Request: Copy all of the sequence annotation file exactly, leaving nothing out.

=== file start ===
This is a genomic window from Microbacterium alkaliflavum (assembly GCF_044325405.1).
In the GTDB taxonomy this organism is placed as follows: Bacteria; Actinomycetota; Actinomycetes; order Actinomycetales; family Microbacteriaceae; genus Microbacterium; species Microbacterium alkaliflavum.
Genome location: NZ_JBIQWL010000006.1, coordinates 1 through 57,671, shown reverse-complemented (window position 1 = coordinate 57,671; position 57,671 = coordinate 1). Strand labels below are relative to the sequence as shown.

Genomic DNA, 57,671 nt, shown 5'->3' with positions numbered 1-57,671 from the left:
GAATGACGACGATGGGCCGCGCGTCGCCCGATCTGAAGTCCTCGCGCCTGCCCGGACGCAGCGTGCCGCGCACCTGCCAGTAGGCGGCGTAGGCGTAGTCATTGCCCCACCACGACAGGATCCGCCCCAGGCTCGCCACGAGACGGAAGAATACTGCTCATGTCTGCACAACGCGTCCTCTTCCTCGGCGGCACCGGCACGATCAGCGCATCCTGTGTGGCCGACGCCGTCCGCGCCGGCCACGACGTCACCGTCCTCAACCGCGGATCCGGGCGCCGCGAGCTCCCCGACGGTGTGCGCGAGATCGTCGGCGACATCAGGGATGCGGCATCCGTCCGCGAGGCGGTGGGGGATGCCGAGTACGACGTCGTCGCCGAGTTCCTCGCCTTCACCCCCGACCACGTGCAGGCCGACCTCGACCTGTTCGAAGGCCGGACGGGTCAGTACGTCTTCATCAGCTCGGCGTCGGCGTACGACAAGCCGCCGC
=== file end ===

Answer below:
This is a genomic window from Microbacterium alkaliflavum (assembly GCF_044325405.1).
In the GTDB taxonomy this organism is placed as follows: Bacteria; Actinomycetota; Actinomycetes; order Actinomycetales; family Microbacteriaceae; genus Microbacterium; species Microbacterium alkaliflavum.
Genome location: NZ_JBIQWL010000006.1, coordinates 1 through 57,671, shown reverse-complemented (window position 1 = coordinate 57,671; position 57,671 = coordinate 1). Strand labels below are relative to the sequence as shown.

Genomic DNA, 57,671 nt, shown 5'->3' with positions numbered 1-57,671 from the left:
GAATGACGACGATGGGCCGCGCGTCGCCCGATCTGAAGTCCTCGCGCCTGCCCGGACGCAGCGTGCCGCGCACCTGCCAGTAGGCGGCGTAGGCGTAGTCATTGCCCCACCACGACAGGATCCGCCCCAGGCTCGCCACGAGACGGAAGAATACTGCTCATGTCTGCACAACGCGTCCTCTTCCTCGGCGGCACCGGCACGATCAGCGCATCCTGTGTGGCCGACGCCGTCCGCGCCGGCCACGACGTCACCGTCCTCAACCGCGGATCCGGGCGCCGCGAGCTCCCCGACGGTGTGCGCGAGATCGTCGGCGACATCAGGGATGCGGCATCCGTCCGCGAGGCGGTGGGGGATGCCGAGTACGACGTCGTCGCCGAGTTCCTCGCCTTCACCCCCGACCACGTGCAGGCCGACCTCGACCTGTTCGAAGGCCGGACGGGTCAGTACGTCTTCATCAGCTCGGCGTCGGCGTACGACAAGCCGCCGC